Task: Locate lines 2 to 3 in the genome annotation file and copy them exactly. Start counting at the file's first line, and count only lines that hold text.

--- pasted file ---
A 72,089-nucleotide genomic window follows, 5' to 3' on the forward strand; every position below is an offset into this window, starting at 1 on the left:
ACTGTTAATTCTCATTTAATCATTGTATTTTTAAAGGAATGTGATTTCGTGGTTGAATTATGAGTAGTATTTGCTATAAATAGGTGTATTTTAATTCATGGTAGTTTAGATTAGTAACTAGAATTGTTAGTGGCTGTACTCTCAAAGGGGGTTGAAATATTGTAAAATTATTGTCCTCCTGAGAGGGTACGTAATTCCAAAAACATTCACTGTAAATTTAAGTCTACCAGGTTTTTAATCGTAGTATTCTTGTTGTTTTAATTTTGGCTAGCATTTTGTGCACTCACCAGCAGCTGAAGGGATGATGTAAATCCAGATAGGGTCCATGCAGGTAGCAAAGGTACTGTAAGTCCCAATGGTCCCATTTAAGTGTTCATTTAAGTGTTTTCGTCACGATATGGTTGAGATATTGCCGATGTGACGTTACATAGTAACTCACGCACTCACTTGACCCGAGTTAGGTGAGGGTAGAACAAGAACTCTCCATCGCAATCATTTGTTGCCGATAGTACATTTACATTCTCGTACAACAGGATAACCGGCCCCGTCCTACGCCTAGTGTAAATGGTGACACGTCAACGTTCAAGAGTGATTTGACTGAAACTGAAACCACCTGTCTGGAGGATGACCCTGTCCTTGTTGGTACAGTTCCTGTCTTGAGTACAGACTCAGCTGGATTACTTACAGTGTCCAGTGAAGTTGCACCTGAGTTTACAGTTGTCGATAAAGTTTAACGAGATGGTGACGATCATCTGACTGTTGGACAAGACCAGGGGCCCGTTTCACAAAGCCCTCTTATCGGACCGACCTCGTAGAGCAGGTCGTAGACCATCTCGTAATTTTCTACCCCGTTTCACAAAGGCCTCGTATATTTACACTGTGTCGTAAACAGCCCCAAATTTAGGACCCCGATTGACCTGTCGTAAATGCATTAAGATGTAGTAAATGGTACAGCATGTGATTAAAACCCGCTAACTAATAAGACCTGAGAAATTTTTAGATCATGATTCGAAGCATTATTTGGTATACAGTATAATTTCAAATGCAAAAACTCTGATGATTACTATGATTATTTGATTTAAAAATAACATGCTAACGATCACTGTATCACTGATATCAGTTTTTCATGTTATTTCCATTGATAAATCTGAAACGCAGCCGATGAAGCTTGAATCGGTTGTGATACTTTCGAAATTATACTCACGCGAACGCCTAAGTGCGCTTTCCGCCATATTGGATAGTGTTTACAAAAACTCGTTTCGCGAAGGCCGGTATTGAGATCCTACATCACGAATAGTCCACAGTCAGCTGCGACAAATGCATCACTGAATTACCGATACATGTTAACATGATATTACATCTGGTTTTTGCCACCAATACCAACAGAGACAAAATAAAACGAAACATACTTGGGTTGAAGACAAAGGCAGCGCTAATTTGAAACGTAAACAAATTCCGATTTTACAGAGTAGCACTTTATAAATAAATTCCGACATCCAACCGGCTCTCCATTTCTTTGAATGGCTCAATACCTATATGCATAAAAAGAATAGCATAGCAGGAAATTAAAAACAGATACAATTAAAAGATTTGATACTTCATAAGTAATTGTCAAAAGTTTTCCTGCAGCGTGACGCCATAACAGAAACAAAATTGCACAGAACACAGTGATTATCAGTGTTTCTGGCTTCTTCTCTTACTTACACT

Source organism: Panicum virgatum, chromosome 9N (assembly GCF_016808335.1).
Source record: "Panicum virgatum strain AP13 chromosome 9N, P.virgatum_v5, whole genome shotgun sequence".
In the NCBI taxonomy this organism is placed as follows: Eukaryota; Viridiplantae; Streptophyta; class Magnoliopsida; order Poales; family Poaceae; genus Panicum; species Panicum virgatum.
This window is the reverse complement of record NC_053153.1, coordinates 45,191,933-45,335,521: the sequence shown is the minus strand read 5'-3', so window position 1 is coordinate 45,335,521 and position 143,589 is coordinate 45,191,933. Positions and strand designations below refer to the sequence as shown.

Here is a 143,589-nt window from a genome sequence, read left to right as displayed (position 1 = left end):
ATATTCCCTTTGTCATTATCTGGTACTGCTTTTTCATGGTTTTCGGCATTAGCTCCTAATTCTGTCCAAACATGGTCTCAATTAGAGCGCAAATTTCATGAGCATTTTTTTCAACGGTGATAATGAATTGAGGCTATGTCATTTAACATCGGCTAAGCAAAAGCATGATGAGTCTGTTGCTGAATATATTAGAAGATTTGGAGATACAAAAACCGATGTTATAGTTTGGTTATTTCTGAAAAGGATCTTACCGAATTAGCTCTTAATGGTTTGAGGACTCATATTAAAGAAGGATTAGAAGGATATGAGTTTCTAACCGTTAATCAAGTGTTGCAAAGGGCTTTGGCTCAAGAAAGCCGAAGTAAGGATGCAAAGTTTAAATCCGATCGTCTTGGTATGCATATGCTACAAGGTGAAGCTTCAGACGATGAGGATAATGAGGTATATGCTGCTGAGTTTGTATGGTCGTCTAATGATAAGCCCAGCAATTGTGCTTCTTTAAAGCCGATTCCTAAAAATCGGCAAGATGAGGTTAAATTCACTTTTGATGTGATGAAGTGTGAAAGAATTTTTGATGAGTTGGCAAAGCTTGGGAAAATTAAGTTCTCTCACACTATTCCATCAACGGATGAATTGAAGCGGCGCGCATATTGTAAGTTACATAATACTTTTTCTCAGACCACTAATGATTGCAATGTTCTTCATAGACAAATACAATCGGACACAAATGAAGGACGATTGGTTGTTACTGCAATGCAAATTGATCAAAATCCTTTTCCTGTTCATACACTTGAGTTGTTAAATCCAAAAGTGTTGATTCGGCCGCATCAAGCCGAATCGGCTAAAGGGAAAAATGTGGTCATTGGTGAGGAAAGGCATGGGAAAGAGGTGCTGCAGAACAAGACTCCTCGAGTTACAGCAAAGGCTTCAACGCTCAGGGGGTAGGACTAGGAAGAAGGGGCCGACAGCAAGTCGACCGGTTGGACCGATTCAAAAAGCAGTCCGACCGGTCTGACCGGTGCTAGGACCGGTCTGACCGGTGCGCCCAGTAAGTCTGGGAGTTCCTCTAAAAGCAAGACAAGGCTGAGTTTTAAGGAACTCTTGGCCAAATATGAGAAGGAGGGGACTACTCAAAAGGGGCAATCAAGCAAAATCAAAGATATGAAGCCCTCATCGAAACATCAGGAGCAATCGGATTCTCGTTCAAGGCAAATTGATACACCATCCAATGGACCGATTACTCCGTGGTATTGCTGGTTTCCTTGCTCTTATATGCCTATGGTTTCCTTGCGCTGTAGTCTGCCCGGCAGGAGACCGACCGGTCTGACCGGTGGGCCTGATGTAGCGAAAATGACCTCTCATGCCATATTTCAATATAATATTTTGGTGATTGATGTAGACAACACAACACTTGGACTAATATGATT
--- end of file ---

ACTGTTAATTCTCATTTAATCATTGTATTTTTAAAGGAATGTGATTTCGTGGTTGAATTATGAGTAGTATTTGCTATAAATAGGTGTATTTTAATTCATGGTAGTTTAGATTAGTAACTAGAATTGTTAGTGGCTGTACTCTCAAAGGGGGTTGAAATATTGTAAAATTATTGTCCTCCTGAGAGGGTACGTAATTCCAAAAACATTCACTGTAAATTTAAGTCTACCAGGTTTTTAATCGTAGTATTCTTGTTGTTTTAATTTTGGCTAGCATTTTGTGCACTCACCAGCAGCTGAAGGGATGATGTAAATCCAGATAGGGTCCATGCAGGTAGCAAAGGTACTGTAAGTCCCAATGGTCCCATTTAAGTGTTCATTTAAGTGTTTTCGTCACGATATGGTTGAGATATTGCCGATGTGACGTTACATAGTAACTCACGCACTCACTTGACCCGAGTTAGGTGAGGGTAGAACAAGAACTCTCCATCGCAATCATTTGTTGCCGATAGTACATTTACATTCTCGTACAACAGGATAACCGGCCCCGTCCTACGCCTAGTGTAAATGGTGACACGTCAACGTTCAAGAGTGATTTGACTGAAACTGAAACCACCTGTCTGGAGGATGACCCTGTCCTTGTTGGTACAGTTCCTGTCTTGAGTACAGACTCAGCTGGATTACTTACAGTGTCCAGTGAAGTTGCACCTGAGTTTACAGTTGTCGATAAAGTTTAACGAGATGGTGACGATCATCTGACTGTTGGACAAGACCAGGGGCCCGTTTCACAAAGCCCTCTTATCGGACCGACCTCGTAGAGCAGGTCGTAGACCATCTCGTAATTTTCTACCCCGTTTCACAAAGGCCTCGTATATTTACACTGTGTCGTAAACAGCCCCAAATTTAGGACCCCGATTGACCTGTCGTAAATGCATTAAGATGTAGTAAATGGTACAGCATGTGATTAAAACCCGCTAACTAATAAGACCTGAGAAATTTTTAGATCATGATTCGAAGCATTATTTGGTATACAGTATAATTTCAAATGCAAAAACTCTGATGATTACTATGATTATTTGATTTAAAAATAACATGCTAACGATCACTGTATCACTGATATCAGTTTTTCATGTTATTTCCATTGATAAATCTGAAACGCAGCCGATGAAGCTTGAATCGGTTGTGATACTTTCGAAATTATACTCACGCGAACGCCTAAGTGCGCTTTCCGCCATATTGGATAGTGTTTACAAAAACTCGTTTCGCGAAGGCCGGTATTGAGATCCTACATCACGAATAGTCCACAGTCAGCTGCGACAAATGCATCACTGAATTACCGATACATGTTAACATGATATTACATCTGGTTTTTGCCACCAATACCAACAGAGACAAAATAAAACGAAACATACTTGGGTTGAAGACAAAGGCAGCGCTAATTTGAAACGTAAACAAATTCCGATTTTACAGAGTAGCACTTTATAAATAAATTCCGACATCCAACCGGCTCTCCATTTCTTTGAATGGCTCAATACCTATATGCATAAAAAGAATAGCATAGCAGGAAATTAAAAACAGATACAATTAAAAGATTTGATACTTCATAAGTAATTGTCAAAAGTTTTCCTGCAGCGTGACGCCATAACAGAAACAAAATTGCACAGAACACAGTGATTATCAGTGTTTCTGGCTTCTTCTCTTACTTACACT

Source organism: Panicum virgatum, chromosome 9N (assembly GCF_016808335.1).